As the mayor of Dallas predicted might happen, Fort Worth-based Trinity East Energy LLC is suing the city for millions of dollars after the city council voted last year to deny the company the permits it needed to drill on leases for which it had paid the city more than $19 million.

“Recognizing that the city had probably just breached a contract, committed fraud and taken Trinity’s property without just compensation, City Mayor [Mike] Rawlings stated on the record that the city was subjecting itself to significant litigation risk,” says Trinity’s lawsuit, which was filed Tuesday in Dallas County District Court.

Last summer, the Dallas City Council voted to deny Trinity East three permits it needed to drill on the leased land (see Shale Daily, Aug. 30, 2013). Trinity East had asked the council to overturn previous rejections by the Dallas Plan Commission of special use permits (SUP) it needed to drill on leases in the eastern frontier of the Barnett Shale (see Shale Daily, March 25, 2013). The company needed at least 12 of the 15 council members, a super-majority, on its side to overturn the denials. In three separate votes, one for each of the SUPs, it got the approval of nine members.

Trinity maintains that the lease agreements it entered into with the city constitute written contracts and that it was given assurances by city representatives that it could expect to obtain the permits it would need to drill on the leased land. Had drilling and production ultimately come to fruition, the city stood to receive a royalty of 25%, either in cash or as in-kind production, according to the lawsuit.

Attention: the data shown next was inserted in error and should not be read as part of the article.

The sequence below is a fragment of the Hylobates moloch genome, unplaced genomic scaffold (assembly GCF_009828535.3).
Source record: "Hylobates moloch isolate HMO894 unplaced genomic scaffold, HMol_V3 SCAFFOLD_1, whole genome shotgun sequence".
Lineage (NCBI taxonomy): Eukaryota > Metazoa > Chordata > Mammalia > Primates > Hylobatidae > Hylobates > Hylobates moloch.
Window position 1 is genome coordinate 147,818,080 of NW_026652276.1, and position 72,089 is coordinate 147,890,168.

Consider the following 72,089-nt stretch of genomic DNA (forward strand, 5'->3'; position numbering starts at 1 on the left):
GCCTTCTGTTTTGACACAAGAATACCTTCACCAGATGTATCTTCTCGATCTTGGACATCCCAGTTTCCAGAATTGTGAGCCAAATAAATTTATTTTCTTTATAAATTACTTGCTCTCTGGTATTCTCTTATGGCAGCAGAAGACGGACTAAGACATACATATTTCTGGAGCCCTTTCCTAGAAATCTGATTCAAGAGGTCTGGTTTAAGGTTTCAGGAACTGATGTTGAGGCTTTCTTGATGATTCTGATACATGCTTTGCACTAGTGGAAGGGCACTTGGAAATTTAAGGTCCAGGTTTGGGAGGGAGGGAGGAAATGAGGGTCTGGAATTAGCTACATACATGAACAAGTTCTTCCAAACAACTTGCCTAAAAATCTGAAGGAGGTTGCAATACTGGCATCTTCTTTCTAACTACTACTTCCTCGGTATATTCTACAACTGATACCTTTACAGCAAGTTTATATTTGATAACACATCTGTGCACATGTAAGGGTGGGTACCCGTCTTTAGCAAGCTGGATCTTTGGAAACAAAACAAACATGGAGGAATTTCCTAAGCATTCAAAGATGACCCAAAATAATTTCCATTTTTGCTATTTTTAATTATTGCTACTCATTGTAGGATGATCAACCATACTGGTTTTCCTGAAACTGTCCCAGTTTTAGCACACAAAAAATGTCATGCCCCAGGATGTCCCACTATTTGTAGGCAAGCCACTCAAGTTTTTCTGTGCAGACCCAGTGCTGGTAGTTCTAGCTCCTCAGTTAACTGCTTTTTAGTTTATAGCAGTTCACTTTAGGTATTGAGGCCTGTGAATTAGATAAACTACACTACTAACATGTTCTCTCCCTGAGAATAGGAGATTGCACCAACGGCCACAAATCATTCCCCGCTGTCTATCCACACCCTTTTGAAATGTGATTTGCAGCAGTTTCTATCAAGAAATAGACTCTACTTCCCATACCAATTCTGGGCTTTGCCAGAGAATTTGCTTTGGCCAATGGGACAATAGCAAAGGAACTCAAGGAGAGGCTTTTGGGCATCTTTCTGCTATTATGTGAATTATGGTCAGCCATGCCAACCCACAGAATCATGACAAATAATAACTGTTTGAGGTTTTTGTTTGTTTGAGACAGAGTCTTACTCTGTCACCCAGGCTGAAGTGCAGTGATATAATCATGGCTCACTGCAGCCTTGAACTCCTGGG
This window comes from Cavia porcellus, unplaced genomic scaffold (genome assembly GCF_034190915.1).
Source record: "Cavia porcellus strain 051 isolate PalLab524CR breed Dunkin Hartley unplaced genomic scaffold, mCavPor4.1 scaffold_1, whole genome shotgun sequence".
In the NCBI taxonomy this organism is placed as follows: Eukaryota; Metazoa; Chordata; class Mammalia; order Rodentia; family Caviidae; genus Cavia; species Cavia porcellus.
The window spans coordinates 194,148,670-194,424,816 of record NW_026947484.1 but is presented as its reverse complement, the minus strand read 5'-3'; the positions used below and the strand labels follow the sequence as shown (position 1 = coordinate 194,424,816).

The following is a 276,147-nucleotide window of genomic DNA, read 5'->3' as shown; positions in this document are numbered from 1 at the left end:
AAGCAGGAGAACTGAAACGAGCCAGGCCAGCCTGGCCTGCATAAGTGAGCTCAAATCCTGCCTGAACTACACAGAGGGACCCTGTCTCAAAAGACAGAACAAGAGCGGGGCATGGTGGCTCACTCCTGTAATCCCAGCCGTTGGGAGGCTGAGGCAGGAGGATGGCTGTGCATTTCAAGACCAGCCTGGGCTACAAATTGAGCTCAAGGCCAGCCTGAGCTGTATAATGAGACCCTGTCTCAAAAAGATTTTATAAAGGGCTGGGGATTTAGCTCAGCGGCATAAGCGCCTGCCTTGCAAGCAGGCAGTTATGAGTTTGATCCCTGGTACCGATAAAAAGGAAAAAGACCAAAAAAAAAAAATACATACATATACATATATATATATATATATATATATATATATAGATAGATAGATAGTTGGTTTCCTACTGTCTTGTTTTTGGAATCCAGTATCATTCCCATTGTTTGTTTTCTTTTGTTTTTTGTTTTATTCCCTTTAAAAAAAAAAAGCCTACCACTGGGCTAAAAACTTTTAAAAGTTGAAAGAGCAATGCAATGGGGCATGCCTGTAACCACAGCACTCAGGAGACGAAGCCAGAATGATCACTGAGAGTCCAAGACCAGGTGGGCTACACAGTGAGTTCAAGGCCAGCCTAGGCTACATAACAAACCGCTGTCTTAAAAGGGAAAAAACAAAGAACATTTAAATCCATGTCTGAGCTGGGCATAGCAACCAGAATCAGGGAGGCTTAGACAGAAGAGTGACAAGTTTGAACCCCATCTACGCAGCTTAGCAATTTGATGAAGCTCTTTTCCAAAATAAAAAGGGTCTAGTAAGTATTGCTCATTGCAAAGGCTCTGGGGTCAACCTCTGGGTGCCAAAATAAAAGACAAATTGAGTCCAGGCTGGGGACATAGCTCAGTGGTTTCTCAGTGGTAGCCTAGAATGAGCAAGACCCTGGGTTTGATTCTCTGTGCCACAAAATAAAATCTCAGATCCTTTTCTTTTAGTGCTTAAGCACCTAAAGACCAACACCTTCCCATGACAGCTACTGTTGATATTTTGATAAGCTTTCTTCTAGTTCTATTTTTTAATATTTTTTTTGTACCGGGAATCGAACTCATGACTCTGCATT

The lawsuit says Trinity spent “a substantial amount of time and money on engineering, surveying and planning” in order to eventually proceed with drilling.

While Rawlings and some council members said the city would open itself up to a liability for denying the permits Trinity sought, the company said in its lawsuit that “the city has not attempted to compensate Trinity for the loss of value of the taken property or to pay Trinity the damages it suffered as a result of the city’s actions.”

The city released a statement in response to the lawsuit that says it is without merit and will be fought. It points out that during the period that Trinity held the leases, gas prices became “depressed” and apparently implying that the drilling planned by Trinity East would not have taken place anyway. During council deliberations last year, it was suggested by Rawlings that the city could just wait out the leases rather than deny the permits, thus avoiding a potential legal liability.

“During the five and one-half year term of the leases, Trinity East submitted only three applications for zoning permits to drill for oil and gas. Two of the sites were located in a city park and in the floodplain and the third site was close to the city’s new soccer complex,” the city said in its statement.

“After conducting public hearings, both the City Plan Commission and the City Council rejected Trinity East’s applications, finding that the proposed locations were inappropriate for drilling and production operations. Trinity East never pursued any other zoning permits to drill within the leased property, nor did it apply for any zoning permits to drill near the leased property so that it could use horizontal drilling techniques to try to obtain oil and gas.”